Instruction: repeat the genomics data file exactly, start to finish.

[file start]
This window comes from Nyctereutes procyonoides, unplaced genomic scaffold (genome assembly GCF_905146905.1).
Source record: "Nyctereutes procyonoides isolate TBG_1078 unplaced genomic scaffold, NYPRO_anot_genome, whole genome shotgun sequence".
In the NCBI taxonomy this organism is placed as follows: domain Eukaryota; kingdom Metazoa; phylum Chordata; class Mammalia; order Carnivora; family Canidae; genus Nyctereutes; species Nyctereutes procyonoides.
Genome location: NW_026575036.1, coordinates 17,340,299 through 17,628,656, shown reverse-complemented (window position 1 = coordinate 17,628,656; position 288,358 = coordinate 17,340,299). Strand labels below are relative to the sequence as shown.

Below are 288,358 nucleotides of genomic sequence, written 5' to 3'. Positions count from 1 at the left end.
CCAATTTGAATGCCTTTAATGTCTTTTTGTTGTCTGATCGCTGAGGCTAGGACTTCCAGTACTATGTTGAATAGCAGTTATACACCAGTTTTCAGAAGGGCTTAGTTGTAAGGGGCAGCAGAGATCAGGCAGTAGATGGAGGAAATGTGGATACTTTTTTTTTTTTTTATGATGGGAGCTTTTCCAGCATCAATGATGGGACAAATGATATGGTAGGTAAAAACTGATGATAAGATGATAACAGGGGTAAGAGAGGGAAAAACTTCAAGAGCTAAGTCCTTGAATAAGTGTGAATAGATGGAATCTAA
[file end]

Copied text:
This window comes from Nyctereutes procyonoides, unplaced genomic scaffold (genome assembly GCF_905146905.1).
Source record: "Nyctereutes procyonoides isolate TBG_1078 unplaced genomic scaffold, NYPRO_anot_genome, whole genome shotgun sequence".
In the NCBI taxonomy this organism is placed as follows: domain Eukaryota; kingdom Metazoa; phylum Chordata; class Mammalia; order Carnivora; family Canidae; genus Nyctereutes; species Nyctereutes procyonoides.
Genome location: NW_026575036.1, coordinates 17,340,299 through 17,628,656, shown reverse-complemented (window position 1 = coordinate 17,628,656; position 288,358 = coordinate 17,340,299). Strand labels below are relative to the sequence as shown.

Below are 288,358 nucleotides of genomic sequence, written 5' to 3'. Positions count from 1 at the left end.
CCAATTTGAATGCCTTTAATGTCTTTTTGTTGTCTGATCGCTGAGGCTAGGACTTCCAGTACTATGTTGAATAGCAGTTATACACCAGTTTTCAGAAGGGCTTAGTTGTAAGGGGCAGCAGAGATCAGGCAGTAGATGGAGGAAATGTGGATACTTTTTTTTTTTTTTATGATGGGAGCTTTTCCAGCATCAATGATGGGACAAATGATATGGTAGGTAAAAACTGATGATAAGATGATAACAGGGGTAAGAGAGGGAAAAACTTCAAGAGCTAAGTCCTTGAATAAGTGTGAATAGATGGAATCTAA